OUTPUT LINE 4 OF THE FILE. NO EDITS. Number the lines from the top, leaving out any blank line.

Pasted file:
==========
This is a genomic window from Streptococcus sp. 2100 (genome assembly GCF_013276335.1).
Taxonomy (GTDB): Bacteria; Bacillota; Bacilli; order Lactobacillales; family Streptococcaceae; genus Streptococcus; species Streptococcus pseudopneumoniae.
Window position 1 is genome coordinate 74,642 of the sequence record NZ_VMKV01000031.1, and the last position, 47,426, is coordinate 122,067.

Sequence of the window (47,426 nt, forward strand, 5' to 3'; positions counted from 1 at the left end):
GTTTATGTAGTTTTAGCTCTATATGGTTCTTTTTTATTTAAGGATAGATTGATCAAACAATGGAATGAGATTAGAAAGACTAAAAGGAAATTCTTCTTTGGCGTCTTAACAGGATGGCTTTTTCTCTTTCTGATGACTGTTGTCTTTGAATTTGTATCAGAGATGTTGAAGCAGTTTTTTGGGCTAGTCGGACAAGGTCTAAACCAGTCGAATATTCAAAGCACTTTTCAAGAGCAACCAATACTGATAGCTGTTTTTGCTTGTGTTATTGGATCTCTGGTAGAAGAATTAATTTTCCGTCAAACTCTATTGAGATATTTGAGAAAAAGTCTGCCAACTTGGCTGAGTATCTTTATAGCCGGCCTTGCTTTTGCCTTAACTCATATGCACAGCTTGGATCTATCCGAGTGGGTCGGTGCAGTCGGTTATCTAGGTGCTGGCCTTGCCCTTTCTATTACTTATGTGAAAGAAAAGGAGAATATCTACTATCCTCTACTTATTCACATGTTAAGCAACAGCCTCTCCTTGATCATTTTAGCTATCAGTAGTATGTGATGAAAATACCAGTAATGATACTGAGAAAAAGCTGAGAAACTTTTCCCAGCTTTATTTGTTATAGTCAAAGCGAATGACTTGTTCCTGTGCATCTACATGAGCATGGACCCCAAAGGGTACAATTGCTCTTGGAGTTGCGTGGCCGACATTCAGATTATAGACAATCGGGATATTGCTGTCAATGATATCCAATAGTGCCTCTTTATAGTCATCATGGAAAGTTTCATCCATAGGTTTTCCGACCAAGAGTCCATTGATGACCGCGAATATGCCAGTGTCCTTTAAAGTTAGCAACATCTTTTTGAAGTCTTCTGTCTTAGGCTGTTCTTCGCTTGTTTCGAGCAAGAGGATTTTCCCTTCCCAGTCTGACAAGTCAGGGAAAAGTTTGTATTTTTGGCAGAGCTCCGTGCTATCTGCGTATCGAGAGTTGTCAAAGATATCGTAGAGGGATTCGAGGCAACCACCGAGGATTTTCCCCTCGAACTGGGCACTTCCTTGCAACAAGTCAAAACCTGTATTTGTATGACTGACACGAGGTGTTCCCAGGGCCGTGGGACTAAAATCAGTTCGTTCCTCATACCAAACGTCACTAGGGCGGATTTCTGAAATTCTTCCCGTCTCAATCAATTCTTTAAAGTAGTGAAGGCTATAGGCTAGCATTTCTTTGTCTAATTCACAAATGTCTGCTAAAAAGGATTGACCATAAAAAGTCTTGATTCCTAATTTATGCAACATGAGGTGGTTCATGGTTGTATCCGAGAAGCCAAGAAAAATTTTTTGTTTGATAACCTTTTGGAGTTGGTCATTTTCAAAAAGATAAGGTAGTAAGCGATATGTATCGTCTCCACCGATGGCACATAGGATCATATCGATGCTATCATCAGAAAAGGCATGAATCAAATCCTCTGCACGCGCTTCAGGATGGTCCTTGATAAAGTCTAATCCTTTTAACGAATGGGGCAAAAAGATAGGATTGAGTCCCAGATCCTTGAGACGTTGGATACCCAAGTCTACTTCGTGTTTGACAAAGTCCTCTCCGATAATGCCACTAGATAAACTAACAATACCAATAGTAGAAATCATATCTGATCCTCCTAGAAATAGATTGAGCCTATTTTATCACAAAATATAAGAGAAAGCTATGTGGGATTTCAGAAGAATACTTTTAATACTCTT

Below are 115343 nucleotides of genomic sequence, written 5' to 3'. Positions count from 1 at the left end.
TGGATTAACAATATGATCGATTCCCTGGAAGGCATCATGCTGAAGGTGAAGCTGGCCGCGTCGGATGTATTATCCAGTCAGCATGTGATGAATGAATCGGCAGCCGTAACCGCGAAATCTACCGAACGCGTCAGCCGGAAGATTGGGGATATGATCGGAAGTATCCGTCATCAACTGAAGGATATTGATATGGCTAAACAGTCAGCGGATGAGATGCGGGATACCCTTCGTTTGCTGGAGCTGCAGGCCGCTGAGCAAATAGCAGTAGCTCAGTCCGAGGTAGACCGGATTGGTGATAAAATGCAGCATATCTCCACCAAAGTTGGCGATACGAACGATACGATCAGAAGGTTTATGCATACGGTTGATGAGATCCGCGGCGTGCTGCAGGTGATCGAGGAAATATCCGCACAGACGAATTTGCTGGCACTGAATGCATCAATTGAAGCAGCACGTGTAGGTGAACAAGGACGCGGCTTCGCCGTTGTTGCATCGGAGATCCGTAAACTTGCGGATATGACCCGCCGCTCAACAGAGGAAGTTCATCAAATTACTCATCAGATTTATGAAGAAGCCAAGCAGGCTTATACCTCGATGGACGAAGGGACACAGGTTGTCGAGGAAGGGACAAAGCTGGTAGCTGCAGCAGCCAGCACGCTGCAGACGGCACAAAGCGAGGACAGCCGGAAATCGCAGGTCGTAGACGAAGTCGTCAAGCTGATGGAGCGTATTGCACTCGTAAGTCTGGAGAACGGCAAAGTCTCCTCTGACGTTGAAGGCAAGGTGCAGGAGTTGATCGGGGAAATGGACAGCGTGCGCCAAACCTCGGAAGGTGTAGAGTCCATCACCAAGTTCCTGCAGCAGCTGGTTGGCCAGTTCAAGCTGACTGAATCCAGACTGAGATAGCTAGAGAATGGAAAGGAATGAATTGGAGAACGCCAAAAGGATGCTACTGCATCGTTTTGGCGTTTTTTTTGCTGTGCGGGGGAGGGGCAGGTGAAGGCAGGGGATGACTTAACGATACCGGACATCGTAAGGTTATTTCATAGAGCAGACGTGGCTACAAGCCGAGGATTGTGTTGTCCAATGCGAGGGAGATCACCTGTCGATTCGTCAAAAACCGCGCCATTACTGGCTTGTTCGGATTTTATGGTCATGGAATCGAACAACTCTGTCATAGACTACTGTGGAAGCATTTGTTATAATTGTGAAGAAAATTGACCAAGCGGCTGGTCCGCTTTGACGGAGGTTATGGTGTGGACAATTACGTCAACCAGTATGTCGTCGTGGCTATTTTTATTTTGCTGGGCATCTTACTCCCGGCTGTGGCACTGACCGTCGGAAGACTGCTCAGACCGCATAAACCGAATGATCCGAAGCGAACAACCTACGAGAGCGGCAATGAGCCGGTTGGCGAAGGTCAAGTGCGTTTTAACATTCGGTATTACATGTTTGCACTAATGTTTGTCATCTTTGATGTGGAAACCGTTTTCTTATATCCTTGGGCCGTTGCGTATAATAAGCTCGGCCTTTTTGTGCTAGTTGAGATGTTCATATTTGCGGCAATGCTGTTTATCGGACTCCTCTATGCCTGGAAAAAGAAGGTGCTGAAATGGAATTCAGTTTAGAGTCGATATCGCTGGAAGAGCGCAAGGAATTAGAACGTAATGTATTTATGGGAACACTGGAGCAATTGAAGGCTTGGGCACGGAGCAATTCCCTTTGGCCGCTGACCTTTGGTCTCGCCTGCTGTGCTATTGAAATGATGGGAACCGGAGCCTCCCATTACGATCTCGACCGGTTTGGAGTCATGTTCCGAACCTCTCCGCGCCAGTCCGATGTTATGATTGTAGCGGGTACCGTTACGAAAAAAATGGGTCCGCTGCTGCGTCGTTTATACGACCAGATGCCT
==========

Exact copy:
Sequence of the window (47,426 nt, forward strand, 5' to 3'; positions counted from 1 at the left end):